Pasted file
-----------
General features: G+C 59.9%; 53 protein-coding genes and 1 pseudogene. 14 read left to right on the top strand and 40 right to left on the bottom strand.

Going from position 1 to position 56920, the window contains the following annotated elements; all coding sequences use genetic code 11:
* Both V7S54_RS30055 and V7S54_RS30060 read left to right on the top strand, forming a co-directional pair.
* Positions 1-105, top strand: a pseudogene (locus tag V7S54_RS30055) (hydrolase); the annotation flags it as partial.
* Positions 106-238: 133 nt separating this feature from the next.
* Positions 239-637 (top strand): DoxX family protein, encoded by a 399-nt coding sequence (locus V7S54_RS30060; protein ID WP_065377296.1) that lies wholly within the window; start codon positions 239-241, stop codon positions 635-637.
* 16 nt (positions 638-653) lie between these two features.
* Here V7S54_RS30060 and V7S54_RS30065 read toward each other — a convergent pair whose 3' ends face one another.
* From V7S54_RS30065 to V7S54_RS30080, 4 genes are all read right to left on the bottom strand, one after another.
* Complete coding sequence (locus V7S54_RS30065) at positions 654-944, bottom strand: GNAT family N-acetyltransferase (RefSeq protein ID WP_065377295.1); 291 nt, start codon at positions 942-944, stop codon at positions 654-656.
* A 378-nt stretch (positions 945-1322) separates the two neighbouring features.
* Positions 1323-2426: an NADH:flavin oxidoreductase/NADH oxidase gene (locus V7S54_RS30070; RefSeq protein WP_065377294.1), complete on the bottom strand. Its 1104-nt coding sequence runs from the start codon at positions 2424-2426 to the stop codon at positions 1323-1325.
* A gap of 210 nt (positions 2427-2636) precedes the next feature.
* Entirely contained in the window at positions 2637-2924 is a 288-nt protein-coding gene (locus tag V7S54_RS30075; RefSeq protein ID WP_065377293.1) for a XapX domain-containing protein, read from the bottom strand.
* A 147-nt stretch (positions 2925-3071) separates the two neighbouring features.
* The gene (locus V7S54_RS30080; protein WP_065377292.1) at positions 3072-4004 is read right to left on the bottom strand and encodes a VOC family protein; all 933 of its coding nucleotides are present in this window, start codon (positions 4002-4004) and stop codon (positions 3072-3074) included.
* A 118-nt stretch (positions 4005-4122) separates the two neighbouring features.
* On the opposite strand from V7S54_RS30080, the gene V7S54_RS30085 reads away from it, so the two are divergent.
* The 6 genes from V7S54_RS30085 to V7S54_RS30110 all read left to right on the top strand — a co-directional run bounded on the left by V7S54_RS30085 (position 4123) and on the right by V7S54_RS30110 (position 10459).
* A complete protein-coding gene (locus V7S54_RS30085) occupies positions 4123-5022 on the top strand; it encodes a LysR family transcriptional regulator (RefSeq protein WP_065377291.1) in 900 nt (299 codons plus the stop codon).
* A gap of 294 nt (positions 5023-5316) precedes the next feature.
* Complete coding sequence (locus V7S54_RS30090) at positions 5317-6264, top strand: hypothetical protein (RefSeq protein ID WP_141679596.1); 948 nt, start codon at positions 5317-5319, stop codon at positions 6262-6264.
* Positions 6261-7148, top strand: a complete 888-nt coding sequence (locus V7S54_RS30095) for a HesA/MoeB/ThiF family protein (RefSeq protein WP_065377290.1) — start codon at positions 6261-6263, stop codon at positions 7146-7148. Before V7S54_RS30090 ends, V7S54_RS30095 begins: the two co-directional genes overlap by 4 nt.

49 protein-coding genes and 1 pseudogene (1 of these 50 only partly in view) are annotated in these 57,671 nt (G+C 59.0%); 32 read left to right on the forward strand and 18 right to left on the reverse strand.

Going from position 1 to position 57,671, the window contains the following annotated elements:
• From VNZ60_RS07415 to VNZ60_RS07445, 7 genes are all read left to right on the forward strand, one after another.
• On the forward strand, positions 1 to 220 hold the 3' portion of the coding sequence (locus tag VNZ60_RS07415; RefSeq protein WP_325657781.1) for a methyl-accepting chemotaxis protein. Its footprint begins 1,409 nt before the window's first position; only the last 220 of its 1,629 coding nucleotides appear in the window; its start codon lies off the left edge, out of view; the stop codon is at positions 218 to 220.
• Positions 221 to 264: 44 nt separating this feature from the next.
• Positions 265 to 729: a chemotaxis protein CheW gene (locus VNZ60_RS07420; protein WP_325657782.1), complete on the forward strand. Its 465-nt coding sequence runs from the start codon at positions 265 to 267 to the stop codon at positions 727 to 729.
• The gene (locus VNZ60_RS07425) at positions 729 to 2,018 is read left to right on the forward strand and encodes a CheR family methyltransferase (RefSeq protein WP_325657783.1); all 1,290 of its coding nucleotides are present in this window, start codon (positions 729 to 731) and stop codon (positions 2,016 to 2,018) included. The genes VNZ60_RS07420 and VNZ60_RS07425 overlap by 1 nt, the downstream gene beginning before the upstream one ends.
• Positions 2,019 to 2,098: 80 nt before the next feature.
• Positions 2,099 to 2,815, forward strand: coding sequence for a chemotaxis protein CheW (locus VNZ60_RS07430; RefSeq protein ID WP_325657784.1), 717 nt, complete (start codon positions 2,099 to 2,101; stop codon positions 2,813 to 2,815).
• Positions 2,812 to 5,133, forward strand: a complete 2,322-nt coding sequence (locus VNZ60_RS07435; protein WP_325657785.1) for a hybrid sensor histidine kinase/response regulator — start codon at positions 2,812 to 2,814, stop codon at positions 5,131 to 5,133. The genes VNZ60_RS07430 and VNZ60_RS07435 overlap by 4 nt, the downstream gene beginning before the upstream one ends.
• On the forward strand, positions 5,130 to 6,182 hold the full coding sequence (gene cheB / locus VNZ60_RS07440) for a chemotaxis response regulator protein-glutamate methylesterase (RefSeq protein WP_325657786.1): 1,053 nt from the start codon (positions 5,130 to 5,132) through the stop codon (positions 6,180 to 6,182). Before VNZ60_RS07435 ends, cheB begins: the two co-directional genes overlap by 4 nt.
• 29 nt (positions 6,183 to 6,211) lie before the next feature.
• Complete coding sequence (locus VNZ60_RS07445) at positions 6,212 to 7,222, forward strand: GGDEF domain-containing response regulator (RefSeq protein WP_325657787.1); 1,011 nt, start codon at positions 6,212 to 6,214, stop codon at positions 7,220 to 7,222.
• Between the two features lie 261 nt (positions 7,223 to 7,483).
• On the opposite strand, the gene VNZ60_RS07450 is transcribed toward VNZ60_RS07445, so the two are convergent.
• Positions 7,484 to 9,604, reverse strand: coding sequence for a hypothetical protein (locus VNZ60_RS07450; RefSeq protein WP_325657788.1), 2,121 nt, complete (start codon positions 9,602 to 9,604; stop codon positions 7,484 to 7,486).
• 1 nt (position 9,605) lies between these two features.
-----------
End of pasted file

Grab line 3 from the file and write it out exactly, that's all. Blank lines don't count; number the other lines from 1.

* Both V7S54_RS30055 and V7S54_RS30060 read left to right on the top strand, forming a co-directional pair.